Gary Ruskin, director of the Congressional Accountability Project, says, "It's easy enough to say, 'Aw, they all do that.' But they don't. DeLay was essentially telling lobbyists, 'If your PACs give money to Democrats, if you even employ Democrats, you're going to be denied access.' That's completely unethical."

As much as DeLay enjoys throwing his weight around in Washington, he knows how to play Texas hardball as well. And no one has benefited more from DeLay's clout than his younger brother, Randy. In at least four instances since 1995, Tom DeLay has pushed legislation or pressured federal agencies on issues that benefited interests for whom Randy was a paid lobbyist. If Tom DeLay is the Hammer, brother Randy is the Nail.

On July 3, the federal Surface Transportation Board (STB), in its first major merger decision since the agency's creation by Congress in January, ruled to allow a $5.4 billion merger between the Union Pacific (UP) and Southern Pacific (SP) railroad companies. The board's decision came despite fierce opposition to the merger from state and federal agencies, elected officials, and industry trade groups.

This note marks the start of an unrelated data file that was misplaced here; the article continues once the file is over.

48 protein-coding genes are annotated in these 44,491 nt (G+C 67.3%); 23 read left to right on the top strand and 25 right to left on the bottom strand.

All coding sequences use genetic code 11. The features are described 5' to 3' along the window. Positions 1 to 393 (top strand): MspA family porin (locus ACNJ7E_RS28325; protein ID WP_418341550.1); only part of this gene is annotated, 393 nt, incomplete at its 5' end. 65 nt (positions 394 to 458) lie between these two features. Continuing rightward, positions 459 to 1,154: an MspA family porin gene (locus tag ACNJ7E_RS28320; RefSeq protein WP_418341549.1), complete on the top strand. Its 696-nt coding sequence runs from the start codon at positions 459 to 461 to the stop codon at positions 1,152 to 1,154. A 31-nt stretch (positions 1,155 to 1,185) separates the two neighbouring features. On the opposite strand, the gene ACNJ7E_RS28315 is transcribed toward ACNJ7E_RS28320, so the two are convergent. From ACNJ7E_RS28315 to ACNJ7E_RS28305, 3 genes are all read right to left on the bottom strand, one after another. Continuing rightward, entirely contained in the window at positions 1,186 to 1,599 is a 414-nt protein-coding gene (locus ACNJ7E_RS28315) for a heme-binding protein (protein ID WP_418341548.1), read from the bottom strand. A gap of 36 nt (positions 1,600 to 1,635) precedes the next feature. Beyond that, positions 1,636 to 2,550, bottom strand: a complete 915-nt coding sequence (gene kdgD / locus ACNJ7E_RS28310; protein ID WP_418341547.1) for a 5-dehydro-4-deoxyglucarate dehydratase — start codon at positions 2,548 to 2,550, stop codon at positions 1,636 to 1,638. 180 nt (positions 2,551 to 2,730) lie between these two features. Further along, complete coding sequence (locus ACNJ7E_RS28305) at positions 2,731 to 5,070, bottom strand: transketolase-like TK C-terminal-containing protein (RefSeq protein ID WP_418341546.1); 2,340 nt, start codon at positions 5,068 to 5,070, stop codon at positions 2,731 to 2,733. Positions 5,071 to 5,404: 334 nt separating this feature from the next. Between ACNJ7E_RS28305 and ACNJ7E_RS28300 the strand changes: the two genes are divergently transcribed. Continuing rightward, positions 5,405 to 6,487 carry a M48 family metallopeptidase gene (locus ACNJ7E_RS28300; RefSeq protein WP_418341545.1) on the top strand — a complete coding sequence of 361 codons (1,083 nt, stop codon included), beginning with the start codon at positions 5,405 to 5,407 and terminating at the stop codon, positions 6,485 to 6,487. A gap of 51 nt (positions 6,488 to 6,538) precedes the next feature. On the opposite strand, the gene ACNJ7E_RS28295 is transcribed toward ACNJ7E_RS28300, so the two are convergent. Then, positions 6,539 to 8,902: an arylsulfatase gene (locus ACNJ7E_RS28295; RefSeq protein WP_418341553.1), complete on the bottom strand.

The U.S. departments of Justice, Transportation, and Agriculture all opposed the merger. Anne Bingaman, assistant U.S. attorney general for antitrust matters, told the Austin American-Statesman it is "the most anti-competitive rail merger in history." The Justice Department claims it could increase consumer costs by $800 million per year.

In Texas, the merger met with strong bipartisan opposition. Rebecca Fisher, assistant deputy chief of the Texas attorney general's antitrust office, says, "The merger will have a crippling effect on both shippers and receivers in Texas."

Nowhere will the effects of the merger be felt more keenly than in DeLay's own Houston district. Texas Railroad Commissioner Barry Williamson, a conservative Republican, points out that the merged railroads will have "a stranglehold over Houston," controlling 11 of the 13 rail lines connecting the city to the Gulf Coast's petrochemical plants. For this reason, many industrial interests in and around DeLay's district also opposed the deal.